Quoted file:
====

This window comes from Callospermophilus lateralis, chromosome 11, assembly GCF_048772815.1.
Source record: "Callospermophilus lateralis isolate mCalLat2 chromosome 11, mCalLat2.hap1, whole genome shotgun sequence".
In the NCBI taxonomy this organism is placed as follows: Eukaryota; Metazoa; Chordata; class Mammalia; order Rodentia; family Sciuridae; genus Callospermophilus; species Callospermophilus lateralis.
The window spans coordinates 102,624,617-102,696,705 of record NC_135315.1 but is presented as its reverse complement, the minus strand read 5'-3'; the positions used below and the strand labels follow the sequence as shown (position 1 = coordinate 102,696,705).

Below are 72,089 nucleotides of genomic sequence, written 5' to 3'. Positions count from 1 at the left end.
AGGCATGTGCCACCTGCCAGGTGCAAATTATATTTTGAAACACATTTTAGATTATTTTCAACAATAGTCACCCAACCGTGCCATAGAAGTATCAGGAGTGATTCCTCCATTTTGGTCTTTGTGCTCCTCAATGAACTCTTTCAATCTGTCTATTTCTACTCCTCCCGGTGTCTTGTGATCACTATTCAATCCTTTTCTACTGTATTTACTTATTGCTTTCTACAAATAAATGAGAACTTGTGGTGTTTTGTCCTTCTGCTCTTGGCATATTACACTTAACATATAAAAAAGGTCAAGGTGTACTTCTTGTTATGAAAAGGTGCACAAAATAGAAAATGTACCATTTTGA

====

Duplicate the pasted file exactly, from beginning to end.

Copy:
This window comes from Callospermophilus lateralis, chromosome 11, assembly GCF_048772815.1.
Source record: "Callospermophilus lateralis isolate mCalLat2 chromosome 11, mCalLat2.hap1, whole genome shotgun sequence".
In the NCBI taxonomy this organism is placed as follows: Eukaryota; Metazoa; Chordata; class Mammalia; order Rodentia; family Sciuridae; genus Callospermophilus; species Callospermophilus lateralis.
The window spans coordinates 102,624,617-102,696,705 of record NC_135315.1 but is presented as its reverse complement, the minus strand read 5'-3'; the positions used below and the strand labels follow the sequence as shown (position 1 = coordinate 102,696,705).

Below are 72,089 nucleotides of genomic sequence, written 5' to 3'. Positions count from 1 at the left end.
AGGCATGTGCCACCTGCCAGGTGCAAATTATATTTTGAAACACATTTTAGATTATTTTCAACAATAGTCACCCAACCGTGCCATAGAAGTATCAGGAGTGATTCCTCCATTTTGGTCTTTGTGCTCCTCAATGAACTCTTTCAATCTGTCTATTTCTACTCCTCCCGGTGTCTTGTGATCACTATTCAATCCTTTTCTACTGTATTTACTTATTGCTTTCTACAAATAAATGAGAACTTGTGGTGTTTTGTCCTTCTGCTCTTGGCATATTACACTTAACATATAAAAAAGGTCAAGGTGTACTTCTTGTTATGAAAAGGTGCACAAAATAGAAAATGTACCATTTTGA